As temperatures get warmer and the summer heat draws near, the desire to exercise in the burning sun may suddenly not seem so appealing, and so naturally dipping into any body of water becomes alluring. Water aerobics can satisfy that need to feel cool in warmer temperatures while still enabling an athlete to exercise. It’s cool, crisp and refreshing, especially knowing you aren’t struggling in the heat!
Promotes Healthy Bowel Function
Thanks to all the muscle toning and strengthening, your pelvic muscles too get a good workout. This will help prevent incontinence by restricting the movement of stool in the intestines. You will gain more control over your bowel movement, allowing nature to call only when you want it to through voluntary bowel movement. Bowel movements will be comfortable and easy.
So, if you’re dealing with bowel problems, do some water exercises. If weak pelvic muscles are the culprit, this activity will help.
Keep the following information in mind, as the dynamics are a little different than when you're exercising on land.
- Buoyancy supports your body and allows you to make larger movements than you can on land
- Water depth should be between waist and chest high. In shallower water, there is more impact on your joints, and in deeper water, you will lose balance and form (unless you're doing deep water running, of course)
- Wear shoes to protect your feet if you're in a natural water body and unsure of the substrate
- Intensity increases as you increase the size and speed of your movements; remember that your heart rate will be roughly 10 to 20 percent lower when exercising in water, so you'll need to listen to your body adjust your target heart rate accordingly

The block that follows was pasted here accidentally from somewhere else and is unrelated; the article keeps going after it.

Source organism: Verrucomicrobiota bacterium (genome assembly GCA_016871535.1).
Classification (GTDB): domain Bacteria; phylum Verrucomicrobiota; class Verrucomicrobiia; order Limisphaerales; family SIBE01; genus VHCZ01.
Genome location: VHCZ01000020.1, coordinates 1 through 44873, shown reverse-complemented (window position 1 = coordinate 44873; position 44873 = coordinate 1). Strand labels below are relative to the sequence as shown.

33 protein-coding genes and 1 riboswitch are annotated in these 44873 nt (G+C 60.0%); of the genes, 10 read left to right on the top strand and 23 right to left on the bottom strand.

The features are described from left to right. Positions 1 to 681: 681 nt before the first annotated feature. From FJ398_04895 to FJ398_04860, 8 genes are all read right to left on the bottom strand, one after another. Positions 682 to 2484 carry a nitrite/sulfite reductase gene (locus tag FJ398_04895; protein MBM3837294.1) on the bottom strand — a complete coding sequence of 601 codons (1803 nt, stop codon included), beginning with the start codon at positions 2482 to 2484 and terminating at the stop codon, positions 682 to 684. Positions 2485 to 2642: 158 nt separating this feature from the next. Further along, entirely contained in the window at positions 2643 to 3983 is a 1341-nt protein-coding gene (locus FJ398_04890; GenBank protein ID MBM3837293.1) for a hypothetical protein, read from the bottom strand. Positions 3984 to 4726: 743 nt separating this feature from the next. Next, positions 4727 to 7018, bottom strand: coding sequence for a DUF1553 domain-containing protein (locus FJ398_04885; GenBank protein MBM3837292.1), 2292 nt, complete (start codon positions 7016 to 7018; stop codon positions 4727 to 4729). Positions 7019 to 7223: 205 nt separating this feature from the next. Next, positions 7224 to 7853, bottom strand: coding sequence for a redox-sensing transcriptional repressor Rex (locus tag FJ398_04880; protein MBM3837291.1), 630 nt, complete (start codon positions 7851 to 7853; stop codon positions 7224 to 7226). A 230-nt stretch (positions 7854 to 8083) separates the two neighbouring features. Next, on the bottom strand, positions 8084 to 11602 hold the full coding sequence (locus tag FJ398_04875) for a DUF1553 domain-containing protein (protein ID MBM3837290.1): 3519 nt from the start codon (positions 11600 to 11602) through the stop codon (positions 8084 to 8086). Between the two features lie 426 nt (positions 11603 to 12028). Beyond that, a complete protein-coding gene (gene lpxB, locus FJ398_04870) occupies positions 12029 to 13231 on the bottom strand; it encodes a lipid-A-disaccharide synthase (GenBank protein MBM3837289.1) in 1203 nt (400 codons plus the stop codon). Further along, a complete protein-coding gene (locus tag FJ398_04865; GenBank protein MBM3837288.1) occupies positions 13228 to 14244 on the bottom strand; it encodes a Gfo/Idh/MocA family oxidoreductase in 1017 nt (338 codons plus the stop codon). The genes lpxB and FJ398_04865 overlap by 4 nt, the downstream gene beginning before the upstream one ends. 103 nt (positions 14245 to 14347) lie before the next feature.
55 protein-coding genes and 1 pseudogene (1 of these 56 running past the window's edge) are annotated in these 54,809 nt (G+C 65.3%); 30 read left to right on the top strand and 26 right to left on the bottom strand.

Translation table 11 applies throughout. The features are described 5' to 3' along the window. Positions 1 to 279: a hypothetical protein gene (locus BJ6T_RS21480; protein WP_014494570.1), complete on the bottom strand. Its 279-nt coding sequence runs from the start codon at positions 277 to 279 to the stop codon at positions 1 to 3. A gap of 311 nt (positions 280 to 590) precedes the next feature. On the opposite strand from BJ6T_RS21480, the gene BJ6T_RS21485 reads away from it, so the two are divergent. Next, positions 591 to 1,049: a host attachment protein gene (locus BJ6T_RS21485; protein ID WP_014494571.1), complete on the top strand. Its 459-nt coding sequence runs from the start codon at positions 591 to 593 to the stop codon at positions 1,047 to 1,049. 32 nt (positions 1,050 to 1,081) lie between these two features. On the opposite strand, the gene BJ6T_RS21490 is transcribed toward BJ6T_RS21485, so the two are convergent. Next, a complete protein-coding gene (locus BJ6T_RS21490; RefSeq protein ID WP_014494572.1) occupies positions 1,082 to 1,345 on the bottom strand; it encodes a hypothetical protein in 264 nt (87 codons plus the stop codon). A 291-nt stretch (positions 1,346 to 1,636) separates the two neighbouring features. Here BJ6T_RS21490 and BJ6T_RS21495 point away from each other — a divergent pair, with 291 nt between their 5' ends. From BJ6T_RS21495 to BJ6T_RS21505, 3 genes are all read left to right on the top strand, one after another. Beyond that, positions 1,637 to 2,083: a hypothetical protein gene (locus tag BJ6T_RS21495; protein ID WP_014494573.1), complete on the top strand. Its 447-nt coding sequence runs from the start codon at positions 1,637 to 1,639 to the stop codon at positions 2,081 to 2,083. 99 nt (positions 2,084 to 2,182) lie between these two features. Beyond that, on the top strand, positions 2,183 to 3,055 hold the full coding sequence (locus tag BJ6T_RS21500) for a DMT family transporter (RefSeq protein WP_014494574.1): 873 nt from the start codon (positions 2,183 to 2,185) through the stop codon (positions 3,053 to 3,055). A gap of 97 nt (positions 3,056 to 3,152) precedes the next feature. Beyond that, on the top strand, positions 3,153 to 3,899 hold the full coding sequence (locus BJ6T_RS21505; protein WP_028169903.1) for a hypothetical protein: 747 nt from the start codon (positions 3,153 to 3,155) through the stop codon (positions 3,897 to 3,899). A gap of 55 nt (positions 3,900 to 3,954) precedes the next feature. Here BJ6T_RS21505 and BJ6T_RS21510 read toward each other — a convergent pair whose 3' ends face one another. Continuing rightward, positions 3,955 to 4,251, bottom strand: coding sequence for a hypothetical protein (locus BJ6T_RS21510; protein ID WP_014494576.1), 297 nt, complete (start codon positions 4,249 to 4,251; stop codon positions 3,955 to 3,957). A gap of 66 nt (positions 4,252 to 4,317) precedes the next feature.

- Sculling and downward movements of the hands create balance and control
- Before you start using resistance devices (webbed hand mitts, noodles, balls, barbells, or bands), make sure you are balancing your arms and legs to help coordinate and stabilize your movements
- For good muscle balance, move in a way that works the body in all planes while maintaining proper body alignment
- To maintain alignment, keep your abdominals tight to support a long, upright spine and tuck your hips slightly under (particularly when moving backward)
- Avoiding static stretches is especially important in cool water
- Drink plenty of fluid to avoid dehydration, which you may not notice because you're not feeling or seeing the effects of sweat or body heat
- Water exercise should not be painful; this is a new exercise, so listen to your body
- Try working out with a friend for safety and encouragement, and add music
Fitness enthusiasts and marathon runners often pull muscles or have to endure painful discomfort due to long-term training. They can continue to maintain their form and fitness levels in water – but without any pressure on their injured joints or muscles. Because water is easy on the joints, relieves pain, and offers visibly therapeutic effects, we advise you to try aquatic aerobics and accelerate your recovery.
For those whose walking ability is compromised, aqua walking may help. Loss of balance, painful joints and muscles, and asymmetrically injured structures typically linked with a walking disability can be supported by water walking to a great extent.
It requires a conscious effort to remain fit as you age – something we all want but struggle to do. Water workouts can step in and save the day. Here’s how.
- You will experience no physical stress
Water aerobics suits all ages. Because of the buoyancy effect of water, aqua exercises can help relieve arthritis and joint pain and improve bone density and muscle mass in seniors.23 As we can surmise, the help that water provides with posture and balance can allow elderly individuals to perform exercises that they would not normally be able to.
- You don’t need to fear falling
Elderly people are more prone to falling than young and mid-aged populations. This may be because of the inevitable joint instability, muscle imbalance, and reduced lower body strength that comes with old age.24 25 A study was conducted on 15 elderly individuals to measure the effect of aqua exercise on fall-related issues. Aqua exercise therapy helped heal fall-related injuries and reduced further risks of falling in the test subjects.